Mathematics Grade 6

Strand: EXPRESSIONS AND EQUATIONS (6.EE) Standard 6.EE.1

This lesson will strengthen students' understanding of scientific notation.

*Number Notation Table**Planet Table*- 3 x 5 cards
- Stopwatch
*Number Cards*

Students were introduced to the concept of exponents in fifth grade.

* Scientific notation *is writing a number as the product of a number
(greater than or equal to 1 and less than 10) and a power of ten.
We use scientific notation because numbers can be hard to work with
when they have so many zeros. Scientists use scientific notation as a
simpler way to write these numbers.

1. Demonstrate a positive learning attitude toward mathematics.

2. Become mathematical problem solvers.

3. Reason mathematically.

Invitation to Learn

Mercury is about 35 million miles from the sun.

Have students estimate how long they think it would take to write 35 million numerically (35,000,000).

Write down estimation.

Have each student (or one student) write out 35,000,000. Time to see how long it takes.

Instructional Procedures

- Give each student a
*Number Notation Table*. - As a class (teacher directed), complete the first few lines together. Discuss what pattern can be seen.
- Have class finish chart individually or in groups. Discuss what pattern can be seen.
- Demonstrate how to change 35,000,000
(the distance Mercury is
from the sun) into scientific notation (3.5 x 10
^{7}). - Discuss how the number
was changed and compare the pattern
they discovered to the number. What is happening?
Students will most likely assume that the exponent matches the
number of zeroes. However, the exponent (power of ten) matches
the number of places the decimal point moves (e.g., 1,000 = 1 x
10
^{3}. The decimal moves three places to the left.). Change 3.5 x 10^{7}back to standard form. - Compare 1 x 10
^{7}to 3.5 x 10^{7}Emphasize again that the exponent (power of ten) matches the number of places the decimal point moves. - Give more examples as needed.

2.87 x 10^{2}= 287

3.982 x 10^{4}= 39,820

5.843 x 10^{5}= 584,300

1.457 x 10^{5}= 145,700

5.47 x 10^{6}= 5,470,000

38,700 = 3.87 x 10^{4}

16 billion = 1.6 x 10^{10}

2,137,000 = 2.137 x 10^{6}

493,000,000,000 = 4.93 x 10^{11}

4,382,000,000,000 = 4.382 x 10^{12} - Have each student (or one student) write out 35,000,000,
using
scientific notation (3.5 x 10
^{7}). Time to see how long it takes. (This shows that scientific notation is an efficient way to write large numbers.) - Give each student two 3 x 5 cards. Have each student
write a
self-selected (large) number in standard form on one card, and the
equivalent number in scientific notation on the second card.
Collect all the cards.
- To play the game, use half of the pairs of cards to play one round of the game (since you now have twice as many cards as students).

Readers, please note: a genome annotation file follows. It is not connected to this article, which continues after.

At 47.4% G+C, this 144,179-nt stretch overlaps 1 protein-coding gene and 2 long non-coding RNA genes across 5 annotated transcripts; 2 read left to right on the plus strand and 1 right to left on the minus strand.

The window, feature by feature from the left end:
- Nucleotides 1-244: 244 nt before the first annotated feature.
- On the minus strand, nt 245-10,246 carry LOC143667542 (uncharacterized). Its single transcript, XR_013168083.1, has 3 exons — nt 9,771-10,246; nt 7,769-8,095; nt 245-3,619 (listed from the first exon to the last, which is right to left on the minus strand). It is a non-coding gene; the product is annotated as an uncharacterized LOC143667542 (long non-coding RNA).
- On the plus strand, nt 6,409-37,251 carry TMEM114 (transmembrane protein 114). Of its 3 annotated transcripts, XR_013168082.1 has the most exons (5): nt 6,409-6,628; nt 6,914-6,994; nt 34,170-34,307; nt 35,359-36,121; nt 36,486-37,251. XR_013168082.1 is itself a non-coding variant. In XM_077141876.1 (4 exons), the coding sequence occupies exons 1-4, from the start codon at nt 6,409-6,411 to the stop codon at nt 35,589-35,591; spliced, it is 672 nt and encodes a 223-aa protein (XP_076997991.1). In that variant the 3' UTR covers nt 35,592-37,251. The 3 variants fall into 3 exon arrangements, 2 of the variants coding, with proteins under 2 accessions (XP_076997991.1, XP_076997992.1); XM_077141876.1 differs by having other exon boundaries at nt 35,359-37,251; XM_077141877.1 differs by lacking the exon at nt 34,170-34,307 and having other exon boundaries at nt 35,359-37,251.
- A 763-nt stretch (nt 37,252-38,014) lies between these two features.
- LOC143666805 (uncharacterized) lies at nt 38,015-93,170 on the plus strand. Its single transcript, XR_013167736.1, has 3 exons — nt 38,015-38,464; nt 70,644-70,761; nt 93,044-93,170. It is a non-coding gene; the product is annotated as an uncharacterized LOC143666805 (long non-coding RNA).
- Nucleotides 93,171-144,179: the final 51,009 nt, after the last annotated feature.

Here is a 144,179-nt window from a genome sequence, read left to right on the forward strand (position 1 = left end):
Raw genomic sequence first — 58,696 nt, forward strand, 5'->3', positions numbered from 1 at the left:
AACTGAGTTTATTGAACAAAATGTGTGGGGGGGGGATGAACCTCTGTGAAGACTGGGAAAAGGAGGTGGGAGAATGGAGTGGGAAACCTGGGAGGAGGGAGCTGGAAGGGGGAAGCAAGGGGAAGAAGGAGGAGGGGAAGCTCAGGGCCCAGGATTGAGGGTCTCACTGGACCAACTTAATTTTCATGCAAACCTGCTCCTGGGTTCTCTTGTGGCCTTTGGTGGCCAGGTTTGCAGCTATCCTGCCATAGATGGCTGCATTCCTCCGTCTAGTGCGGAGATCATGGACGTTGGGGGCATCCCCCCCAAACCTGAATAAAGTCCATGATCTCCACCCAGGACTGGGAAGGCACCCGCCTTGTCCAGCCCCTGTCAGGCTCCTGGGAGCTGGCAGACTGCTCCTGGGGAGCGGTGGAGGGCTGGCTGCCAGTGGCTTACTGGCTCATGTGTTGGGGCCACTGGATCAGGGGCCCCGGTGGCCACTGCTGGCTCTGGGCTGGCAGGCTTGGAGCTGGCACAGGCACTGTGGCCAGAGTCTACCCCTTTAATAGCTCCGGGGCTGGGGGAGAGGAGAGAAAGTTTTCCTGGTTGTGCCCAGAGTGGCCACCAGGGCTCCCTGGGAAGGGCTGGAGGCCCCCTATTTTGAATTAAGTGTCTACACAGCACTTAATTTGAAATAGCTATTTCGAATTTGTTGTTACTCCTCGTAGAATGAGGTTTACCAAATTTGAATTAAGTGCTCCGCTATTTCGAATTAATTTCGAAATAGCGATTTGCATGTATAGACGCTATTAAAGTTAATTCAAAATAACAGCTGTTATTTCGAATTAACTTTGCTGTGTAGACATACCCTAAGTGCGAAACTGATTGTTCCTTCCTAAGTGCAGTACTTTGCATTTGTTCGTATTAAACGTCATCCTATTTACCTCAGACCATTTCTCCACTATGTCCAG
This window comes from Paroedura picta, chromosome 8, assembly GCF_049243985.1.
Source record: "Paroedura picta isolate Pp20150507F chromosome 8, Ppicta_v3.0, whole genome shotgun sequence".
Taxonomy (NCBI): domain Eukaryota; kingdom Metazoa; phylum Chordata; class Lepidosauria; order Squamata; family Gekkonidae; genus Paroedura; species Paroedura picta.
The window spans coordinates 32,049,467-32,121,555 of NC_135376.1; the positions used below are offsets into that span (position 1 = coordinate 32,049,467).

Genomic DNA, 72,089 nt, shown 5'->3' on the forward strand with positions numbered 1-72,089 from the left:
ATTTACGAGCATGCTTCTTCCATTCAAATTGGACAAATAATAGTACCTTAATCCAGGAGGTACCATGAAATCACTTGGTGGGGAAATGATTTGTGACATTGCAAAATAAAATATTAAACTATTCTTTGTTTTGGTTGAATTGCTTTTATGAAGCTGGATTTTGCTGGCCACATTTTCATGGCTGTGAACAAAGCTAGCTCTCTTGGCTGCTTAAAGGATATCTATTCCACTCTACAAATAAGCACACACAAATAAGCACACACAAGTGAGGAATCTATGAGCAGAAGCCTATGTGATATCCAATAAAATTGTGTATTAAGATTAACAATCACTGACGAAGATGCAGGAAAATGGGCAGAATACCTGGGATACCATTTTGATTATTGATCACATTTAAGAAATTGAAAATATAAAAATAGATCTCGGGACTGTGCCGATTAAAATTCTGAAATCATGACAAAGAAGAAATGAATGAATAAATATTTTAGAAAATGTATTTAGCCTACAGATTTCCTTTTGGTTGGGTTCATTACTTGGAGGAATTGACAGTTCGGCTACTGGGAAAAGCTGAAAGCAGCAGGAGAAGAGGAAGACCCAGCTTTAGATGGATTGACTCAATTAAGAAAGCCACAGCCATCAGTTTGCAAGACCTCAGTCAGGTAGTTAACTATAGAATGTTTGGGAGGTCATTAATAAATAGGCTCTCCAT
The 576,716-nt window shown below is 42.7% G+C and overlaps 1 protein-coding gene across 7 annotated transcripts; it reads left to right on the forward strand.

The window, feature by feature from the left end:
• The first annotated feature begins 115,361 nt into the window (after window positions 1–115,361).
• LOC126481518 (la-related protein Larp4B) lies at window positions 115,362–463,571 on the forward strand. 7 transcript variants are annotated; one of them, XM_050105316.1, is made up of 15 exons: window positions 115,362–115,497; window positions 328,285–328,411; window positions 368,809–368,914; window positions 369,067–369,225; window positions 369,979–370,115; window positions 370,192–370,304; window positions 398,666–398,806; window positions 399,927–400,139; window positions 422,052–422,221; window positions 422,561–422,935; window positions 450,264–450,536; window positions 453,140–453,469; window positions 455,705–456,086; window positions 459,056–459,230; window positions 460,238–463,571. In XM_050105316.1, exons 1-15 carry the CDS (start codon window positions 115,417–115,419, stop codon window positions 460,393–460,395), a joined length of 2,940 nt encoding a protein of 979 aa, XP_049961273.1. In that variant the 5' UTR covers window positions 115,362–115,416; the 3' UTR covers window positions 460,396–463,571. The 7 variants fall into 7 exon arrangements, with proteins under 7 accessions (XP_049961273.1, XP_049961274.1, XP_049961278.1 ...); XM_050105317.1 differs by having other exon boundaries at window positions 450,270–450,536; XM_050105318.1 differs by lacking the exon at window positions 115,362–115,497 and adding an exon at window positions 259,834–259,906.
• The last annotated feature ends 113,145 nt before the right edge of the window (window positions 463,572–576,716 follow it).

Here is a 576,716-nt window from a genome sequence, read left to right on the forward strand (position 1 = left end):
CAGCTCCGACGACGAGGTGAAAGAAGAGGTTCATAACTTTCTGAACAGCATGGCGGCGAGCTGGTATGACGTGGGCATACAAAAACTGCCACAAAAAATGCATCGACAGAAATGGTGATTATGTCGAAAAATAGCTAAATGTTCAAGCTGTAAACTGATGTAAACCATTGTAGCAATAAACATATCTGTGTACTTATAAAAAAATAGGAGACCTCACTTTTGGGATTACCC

- Tape one card to each students back, making sure that you use both the standard and scientific notation form cards of each number selected.

Have students find the person with the equivalent number. They may attempt to identify the number by asking yes or no questions only. The round continues until all students have found their partner. You may want to play a second round using the remaining cards.

- Just as a positive exponent designates how many spaces the decimal moves to the left, a negative exponent denotes how many spaces a decimal moves to the right. Although the concept of negative exponents is not in the sixth grade core curriculum, the study of microorganisms could be used to introduce the concept.
- Use
*Number Cards*to create a human problem: Give a card to each student and have them stand to create a number (e.g., 2.87). Assign one student to be the decimal point. Have the decimal point move to the correct spot to form the number (2.87).

Family Connections

- Students time a family member writing a number both in standard form and scientific notation and record the difference.
- Students search for a large number in a newspaper article and write the number in scientific notation.

- Informal assessment includes observation of students
as they
complete the
*Number Notation Table*. Class discussion and discovery is another form of assessment. - Formal assessment includes completed
*Number Notation Tables*with correct scientific notation and standard forms.

Research Basis

Hatfield, M., Edwards, N., Bitter, G., & Morrow, J. (2000). *Mathematics
Methods for
Elementary and Middle School Teachers*. New York, NY. John Wiley & Sons
Inc.

This resource includes the NCTM Principles and Standards for School Mathematics 2000, as well as the newest NAEP data and findings from the TIMSS. The book emphasizes considerations regarding cultural diversity and includes a CD-ROM with vignettes of real classroom situations to help the reader study teaching practices as they occur naturally in the classroom.

Created: 02/27/2006

Updated: 02/05/2018

Updated: 02/05/2018